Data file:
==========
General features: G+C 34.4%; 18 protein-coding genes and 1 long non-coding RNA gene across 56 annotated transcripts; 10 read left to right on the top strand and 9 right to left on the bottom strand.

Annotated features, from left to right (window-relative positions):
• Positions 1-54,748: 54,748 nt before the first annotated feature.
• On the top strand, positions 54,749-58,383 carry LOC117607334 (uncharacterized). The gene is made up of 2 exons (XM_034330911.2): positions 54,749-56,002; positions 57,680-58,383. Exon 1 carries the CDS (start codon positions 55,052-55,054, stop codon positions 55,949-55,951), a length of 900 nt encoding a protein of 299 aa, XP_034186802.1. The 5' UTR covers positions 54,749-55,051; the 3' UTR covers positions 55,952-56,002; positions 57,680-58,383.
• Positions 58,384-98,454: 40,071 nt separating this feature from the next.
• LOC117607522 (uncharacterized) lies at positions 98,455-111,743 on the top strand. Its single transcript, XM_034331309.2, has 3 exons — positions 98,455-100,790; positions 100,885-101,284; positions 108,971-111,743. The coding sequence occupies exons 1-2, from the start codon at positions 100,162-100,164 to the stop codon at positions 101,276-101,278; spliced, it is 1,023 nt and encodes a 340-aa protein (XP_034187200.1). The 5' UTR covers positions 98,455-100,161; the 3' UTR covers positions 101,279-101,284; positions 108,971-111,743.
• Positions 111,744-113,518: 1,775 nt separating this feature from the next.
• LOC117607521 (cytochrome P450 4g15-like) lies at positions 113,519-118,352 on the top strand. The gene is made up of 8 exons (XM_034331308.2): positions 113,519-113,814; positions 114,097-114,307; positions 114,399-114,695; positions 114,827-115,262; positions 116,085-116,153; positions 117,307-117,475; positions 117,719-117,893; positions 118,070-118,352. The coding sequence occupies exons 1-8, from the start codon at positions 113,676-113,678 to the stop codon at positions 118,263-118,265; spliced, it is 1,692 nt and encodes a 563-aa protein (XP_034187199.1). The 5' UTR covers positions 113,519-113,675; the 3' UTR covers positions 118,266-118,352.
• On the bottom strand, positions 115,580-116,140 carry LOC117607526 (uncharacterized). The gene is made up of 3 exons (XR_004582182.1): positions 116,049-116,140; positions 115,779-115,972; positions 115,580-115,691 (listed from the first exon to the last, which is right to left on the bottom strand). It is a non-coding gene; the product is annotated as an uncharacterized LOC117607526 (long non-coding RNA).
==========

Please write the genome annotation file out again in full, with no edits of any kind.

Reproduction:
General features: G+C 34.4%; 18 protein-coding genes and 1 long non-coding RNA gene across 56 annotated transcripts; 10 read left to right on the top strand and 9 right to left on the bottom strand.

Annotated features, from left to right (window-relative positions):
• Positions 1-54,748: 54,748 nt before the first annotated feature.
• On the top strand, positions 54,749-58,383 carry LOC117607334 (uncharacterized). The gene is made up of 2 exons (XM_034330911.2): positions 54,749-56,002; positions 57,680-58,383. Exon 1 carries the CDS (start codon positions 55,052-55,054, stop codon positions 55,949-55,951), a length of 900 nt encoding a protein of 299 aa, XP_034186802.1. The 5' UTR covers positions 54,749-55,051; the 3' UTR covers positions 55,952-56,002; positions 57,680-58,383.
• Positions 58,384-98,454: 40,071 nt separating this feature from the next.
• LOC117607522 (uncharacterized) lies at positions 98,455-111,743 on the top strand. Its single transcript, XM_034331309.2, has 3 exons — positions 98,455-100,790; positions 100,885-101,284; positions 108,971-111,743. The coding sequence occupies exons 1-2, from the start codon at positions 100,162-100,164 to the stop codon at positions 101,276-101,278; spliced, it is 1,023 nt and encodes a 340-aa protein (XP_034187200.1). The 5' UTR covers positions 98,455-100,161; the 3' UTR covers positions 101,279-101,284; positions 108,971-111,743.
• Positions 111,744-113,518: 1,775 nt separating this feature from the next.
• LOC117607521 (cytochrome P450 4g15-like) lies at positions 113,519-118,352 on the top strand. The gene is made up of 8 exons (XM_034331308.2): positions 113,519-113,814; positions 114,097-114,307; positions 114,399-114,695; positions 114,827-115,262; positions 116,085-116,153; positions 117,307-117,475; positions 117,719-117,893; positions 118,070-118,352. The coding sequence occupies exons 1-8, from the start codon at positions 113,676-113,678 to the stop codon at positions 118,263-118,265; spliced, it is 1,692 nt and encodes a 563-aa protein (XP_034187199.1). The 5' UTR covers positions 113,519-113,675; the 3' UTR covers positions 118,266-118,352.
• On the bottom strand, positions 115,580-116,140 carry LOC117607526 (uncharacterized). The gene is made up of 3 exons (XR_004582182.1): positions 116,049-116,140; positions 115,779-115,972; positions 115,580-115,691 (listed from the first exon to the last, which is right to left on the bottom strand). It is a non-coding gene; the product is annotated as an uncharacterized LOC117607526 (long non-coding RNA).